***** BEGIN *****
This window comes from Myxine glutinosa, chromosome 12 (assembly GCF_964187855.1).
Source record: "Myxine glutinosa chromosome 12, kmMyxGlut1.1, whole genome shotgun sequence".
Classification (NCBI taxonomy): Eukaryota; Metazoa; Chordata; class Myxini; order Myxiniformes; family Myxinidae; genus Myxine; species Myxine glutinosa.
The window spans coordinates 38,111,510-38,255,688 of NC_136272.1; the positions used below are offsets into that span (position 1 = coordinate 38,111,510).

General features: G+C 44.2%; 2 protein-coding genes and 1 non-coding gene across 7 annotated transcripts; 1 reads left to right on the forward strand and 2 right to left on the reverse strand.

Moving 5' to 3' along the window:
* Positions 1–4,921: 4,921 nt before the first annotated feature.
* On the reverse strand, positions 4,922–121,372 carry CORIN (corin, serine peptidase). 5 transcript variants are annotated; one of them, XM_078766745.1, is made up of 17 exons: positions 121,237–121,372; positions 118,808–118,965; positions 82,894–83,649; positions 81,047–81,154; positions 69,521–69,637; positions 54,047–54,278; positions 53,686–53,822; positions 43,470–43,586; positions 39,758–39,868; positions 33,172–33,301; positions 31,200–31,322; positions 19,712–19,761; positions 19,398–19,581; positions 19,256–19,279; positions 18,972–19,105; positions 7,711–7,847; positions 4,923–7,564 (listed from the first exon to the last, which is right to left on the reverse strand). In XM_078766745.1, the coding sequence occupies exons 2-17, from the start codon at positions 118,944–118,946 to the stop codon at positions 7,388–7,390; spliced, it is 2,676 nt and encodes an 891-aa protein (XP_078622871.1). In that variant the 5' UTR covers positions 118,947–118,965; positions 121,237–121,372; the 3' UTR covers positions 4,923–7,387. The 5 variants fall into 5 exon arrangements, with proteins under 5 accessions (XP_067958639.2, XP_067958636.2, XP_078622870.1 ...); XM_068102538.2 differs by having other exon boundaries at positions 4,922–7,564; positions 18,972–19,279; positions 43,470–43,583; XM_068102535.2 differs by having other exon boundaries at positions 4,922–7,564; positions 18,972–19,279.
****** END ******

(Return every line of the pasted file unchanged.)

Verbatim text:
This window comes from Myxine glutinosa, chromosome 12 (assembly GCF_964187855.1).
Source record: "Myxine glutinosa chromosome 12, kmMyxGlut1.1, whole genome shotgun sequence".
Classification (NCBI taxonomy): Eukaryota; Metazoa; Chordata; class Myxini; order Myxiniformes; family Myxinidae; genus Myxine; species Myxine glutinosa.
The window spans coordinates 38,111,510-38,255,688 of NC_136272.1; the positions used below are offsets into that span (position 1 = coordinate 38,111,510).

General features: G+C 44.2%; 2 protein-coding genes and 1 non-coding gene across 7 annotated transcripts; 1 reads left to right on the forward strand and 2 right to left on the reverse strand.

Moving 5' to 3' along the window:
* Positions 1–4,921: 4,921 nt before the first annotated feature.
* On the reverse strand, positions 4,922–121,372 carry CORIN (corin, serine peptidase). 5 transcript variants are annotated; one of them, XM_078766745.1, is made up of 17 exons: positions 121,237–121,372; positions 118,808–118,965; positions 82,894–83,649; positions 81,047–81,154; positions 69,521–69,637; positions 54,047–54,278; positions 53,686–53,822; positions 43,470–43,586; positions 39,758–39,868; positions 33,172–33,301; positions 31,200–31,322; positions 19,712–19,761; positions 19,398–19,581; positions 19,256–19,279; positions 18,972–19,105; positions 7,711–7,847; positions 4,923–7,564 (listed from the first exon to the last, which is right to left on the reverse strand). In XM_078766745.1, the coding sequence occupies exons 2-17, from the start codon at positions 118,944–118,946 to the stop codon at positions 7,388–7,390; spliced, it is 2,676 nt and encodes an 891-aa protein (XP_078622871.1). In that variant the 5' UTR covers positions 118,947–118,965; positions 121,237–121,372; the 3' UTR covers positions 4,923–7,387. The 5 variants fall into 5 exon arrangements, with proteins under 5 accessions (XP_067958639.2, XP_067958636.2, XP_078622870.1 ...); XM_068102538.2 differs by having other exon boundaries at positions 4,922–7,564; positions 18,972–19,279; positions 43,470–43,583; XM_068102535.2 differs by having other exon boundaries at positions 4,922–7,564; positions 18,972–19,279.